The Sunday Sun September 6, 2004

 

Travel CHINA

An urban legend

Yuyuan Garden's Pearl
Market is a government mall that guarantees its goods

SHANGHAI IS full of the unexpected.
    It offers the world's fastest train to ride and opportunities to swim with sharks or beluga whales. Powerful modern Italian sculptures recently greeted visitors to its central People's Square and giant backlit reproductions of van Gogh paintings brighten up an underpass.  Its Science and Technology Museum looks better than the Ontario Science Centre.
    The Grand Hyatt hosts a singles' night called Aphrodisiac Affair. A restaurant in an old Russian Church has a nude woman in its stained glass window and at least one of its once clinical sex shops is looking almost pornographic.
   
       

 

 

 

 

By RUTH LOR MALLOY 
    
Special to the Sun

NEW SKYSCRAPERS and century-old buildings line the section of the waterfront known as the Bund, left The Westin Hotel wears the crown.  Above, work by Italian sculptor Robarama adds an international touch to People's Square

However, at the popular Xiangyang Market, where you can also buy golf clubs and hiking boots, my $25 jacket with North Face label was perfect. 
    Getting around to all these place is unexpectedly easy even if you can't speak Chinese. At the international airport, major hotels have representatives who can usually find you a room if you haven't already booked one. They can also point to an ATM or bank.
     Concierges are very helpful in international hotels like the Four Seasons, JW Marriott, Ritz-Carleton, Westin and St. Regis.  Good English is also spoken in the four-star Holiday Inns, Novotel, and Ramadas.  And they will write the name of your destination in Chinese for your driver.  A taxi to most downtown places costs less than our TTC.  Or take the subway for about 50 cents. Concierges will also provide free maps and tourist magazines that list addresses and descriptions (in English and Chinese) of hospitals, restaurants, bars and attractions.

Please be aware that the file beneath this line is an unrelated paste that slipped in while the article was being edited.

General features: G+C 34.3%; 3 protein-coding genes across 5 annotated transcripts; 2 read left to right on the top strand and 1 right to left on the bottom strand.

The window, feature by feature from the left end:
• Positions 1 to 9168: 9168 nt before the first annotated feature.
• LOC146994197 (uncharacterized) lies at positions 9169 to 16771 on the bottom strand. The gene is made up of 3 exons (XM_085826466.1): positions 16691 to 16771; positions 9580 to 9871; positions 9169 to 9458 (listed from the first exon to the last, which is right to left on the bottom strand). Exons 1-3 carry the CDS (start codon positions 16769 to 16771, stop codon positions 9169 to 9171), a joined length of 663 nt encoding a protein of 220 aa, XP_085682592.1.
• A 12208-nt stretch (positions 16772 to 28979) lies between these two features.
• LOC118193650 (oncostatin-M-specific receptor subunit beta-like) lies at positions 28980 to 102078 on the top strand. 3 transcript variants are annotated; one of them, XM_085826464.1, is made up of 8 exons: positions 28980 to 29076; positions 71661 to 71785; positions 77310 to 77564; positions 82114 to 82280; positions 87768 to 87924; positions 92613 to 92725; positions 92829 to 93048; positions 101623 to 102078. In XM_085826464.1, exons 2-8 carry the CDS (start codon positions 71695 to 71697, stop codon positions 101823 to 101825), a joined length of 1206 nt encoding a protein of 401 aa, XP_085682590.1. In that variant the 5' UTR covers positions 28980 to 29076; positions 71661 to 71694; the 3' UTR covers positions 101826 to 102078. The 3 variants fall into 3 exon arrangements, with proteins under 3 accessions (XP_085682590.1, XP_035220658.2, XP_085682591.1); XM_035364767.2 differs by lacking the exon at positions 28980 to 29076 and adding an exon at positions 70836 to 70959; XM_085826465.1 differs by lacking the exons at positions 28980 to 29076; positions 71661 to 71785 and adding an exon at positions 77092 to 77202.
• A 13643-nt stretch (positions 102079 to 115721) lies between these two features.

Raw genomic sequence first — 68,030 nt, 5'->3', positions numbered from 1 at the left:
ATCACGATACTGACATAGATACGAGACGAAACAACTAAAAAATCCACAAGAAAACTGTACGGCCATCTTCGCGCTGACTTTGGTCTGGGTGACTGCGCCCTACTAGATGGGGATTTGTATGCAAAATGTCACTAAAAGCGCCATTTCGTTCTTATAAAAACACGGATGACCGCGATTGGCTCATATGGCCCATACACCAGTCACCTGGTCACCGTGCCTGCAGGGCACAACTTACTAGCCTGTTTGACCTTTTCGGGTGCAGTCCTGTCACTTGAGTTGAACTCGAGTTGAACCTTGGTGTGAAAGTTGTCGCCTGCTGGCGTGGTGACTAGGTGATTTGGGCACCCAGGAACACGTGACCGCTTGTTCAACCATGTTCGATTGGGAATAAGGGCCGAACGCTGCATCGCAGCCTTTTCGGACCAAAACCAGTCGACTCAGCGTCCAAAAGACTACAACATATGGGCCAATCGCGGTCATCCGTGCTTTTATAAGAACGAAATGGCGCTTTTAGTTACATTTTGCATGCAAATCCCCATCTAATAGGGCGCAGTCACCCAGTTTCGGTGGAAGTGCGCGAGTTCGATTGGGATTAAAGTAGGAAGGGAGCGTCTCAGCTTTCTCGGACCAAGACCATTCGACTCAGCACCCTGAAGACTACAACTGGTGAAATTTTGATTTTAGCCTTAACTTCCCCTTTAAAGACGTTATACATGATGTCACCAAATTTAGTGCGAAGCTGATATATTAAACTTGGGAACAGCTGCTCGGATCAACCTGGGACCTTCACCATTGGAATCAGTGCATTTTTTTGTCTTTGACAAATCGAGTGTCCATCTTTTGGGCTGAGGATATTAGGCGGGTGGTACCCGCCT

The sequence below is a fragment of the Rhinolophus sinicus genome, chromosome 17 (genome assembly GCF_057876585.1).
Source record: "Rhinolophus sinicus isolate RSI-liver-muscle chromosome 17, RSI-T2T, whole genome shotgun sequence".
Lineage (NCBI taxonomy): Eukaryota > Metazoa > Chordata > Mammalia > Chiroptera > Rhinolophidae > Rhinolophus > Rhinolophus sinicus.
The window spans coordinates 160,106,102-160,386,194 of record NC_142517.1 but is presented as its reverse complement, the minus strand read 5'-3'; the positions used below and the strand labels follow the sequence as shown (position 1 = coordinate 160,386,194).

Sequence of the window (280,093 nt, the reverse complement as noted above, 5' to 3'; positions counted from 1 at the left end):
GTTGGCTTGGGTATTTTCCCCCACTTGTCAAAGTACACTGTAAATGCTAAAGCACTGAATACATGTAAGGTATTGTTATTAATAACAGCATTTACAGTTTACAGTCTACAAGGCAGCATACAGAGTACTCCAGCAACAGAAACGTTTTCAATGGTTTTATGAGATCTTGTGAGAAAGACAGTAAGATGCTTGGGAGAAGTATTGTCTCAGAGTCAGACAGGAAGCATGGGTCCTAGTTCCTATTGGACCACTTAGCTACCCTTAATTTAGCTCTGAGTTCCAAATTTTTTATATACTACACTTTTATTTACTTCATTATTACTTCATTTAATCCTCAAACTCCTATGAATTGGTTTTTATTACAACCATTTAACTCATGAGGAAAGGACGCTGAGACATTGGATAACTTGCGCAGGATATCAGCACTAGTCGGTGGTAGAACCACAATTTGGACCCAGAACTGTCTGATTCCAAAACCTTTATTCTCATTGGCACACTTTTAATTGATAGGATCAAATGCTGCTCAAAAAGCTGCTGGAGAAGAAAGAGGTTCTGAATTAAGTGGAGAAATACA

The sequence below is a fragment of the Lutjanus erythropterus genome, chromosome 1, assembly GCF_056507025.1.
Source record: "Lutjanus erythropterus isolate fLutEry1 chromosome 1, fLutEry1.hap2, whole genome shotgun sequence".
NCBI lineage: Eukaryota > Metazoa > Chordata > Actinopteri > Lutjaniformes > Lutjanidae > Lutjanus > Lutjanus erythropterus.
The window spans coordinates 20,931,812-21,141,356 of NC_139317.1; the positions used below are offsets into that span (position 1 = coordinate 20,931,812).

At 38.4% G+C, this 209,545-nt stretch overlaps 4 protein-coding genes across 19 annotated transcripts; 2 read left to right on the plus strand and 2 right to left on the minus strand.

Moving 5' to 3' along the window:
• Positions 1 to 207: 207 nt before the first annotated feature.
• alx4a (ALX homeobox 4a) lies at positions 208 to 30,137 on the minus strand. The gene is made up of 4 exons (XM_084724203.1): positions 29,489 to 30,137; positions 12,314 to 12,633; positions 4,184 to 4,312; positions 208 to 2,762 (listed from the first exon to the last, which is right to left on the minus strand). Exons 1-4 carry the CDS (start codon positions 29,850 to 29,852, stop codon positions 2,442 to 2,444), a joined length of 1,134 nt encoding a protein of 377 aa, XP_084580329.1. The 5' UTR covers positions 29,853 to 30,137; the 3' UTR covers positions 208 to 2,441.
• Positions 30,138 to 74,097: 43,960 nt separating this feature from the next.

Signs are in alphabet and in some cases like People's Square, entirely in English.
    Many restaurants, even the cheaper ones, have menus in both languages. However, staff in cheaper hotels may speak little or no English.
    It is easy to take a group tour of major sights, but if you want to go at your own pace, hire a guide.Still, the city is not as wild as it used to be during its 1920's decadence.  It does have wonderful museums and temples, the world's highest ferris wheel and a couple of world class spas. The shopping is exciting and sometimes unpredictable. I bought three DVD's for $1 each but only one, Fahrenheit 9/11 works back home. 

 

    The fabulous Shanghai Museum has electronic guides in English.  All major attractions have descriptions and maps in English.  The Old God's Temple refers you to a Web site.

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    Your hotel or travel agency can provide a human guide.  If you don't want to pay for one, Shanghai has lots of English Corners, where people gather to practice English and are delighted to meet native English speakers.  Addresses are in the tourist magazines.
     I invited one of the fluent English speakers to accompany me in exchange for a chance to practice speaking in English.  She didn't know as much as a professional guide, but I made a lasting friend.

Ruth Lor Malloy is the author of China Guide 
www.china-travel-guide.com

GETTING THERE: Air Canada and United Airlines fly daily from Toronto to Shanghai.  Flights until the end of November start at about $1,325 including tax, depending upon departure.  Check the Flight Centre (416-760-9335) and Tian Bao Travel (416-977-7711)

PACKAGES: Jade Travel (416-599-2828) has a two night, four-star hotel package, twin sharing, for $400, which includes transfers, breakfast and one day tour with lunch.  Travel agencies like Beijing's CITS HO (teddy@cits.cn) Shanghai's Great West (coco.tang@great-west-west-travel.com) and Spring International Travel (sallyshaojun@hotmail.com) also provides transfers, tours and hotel bookings.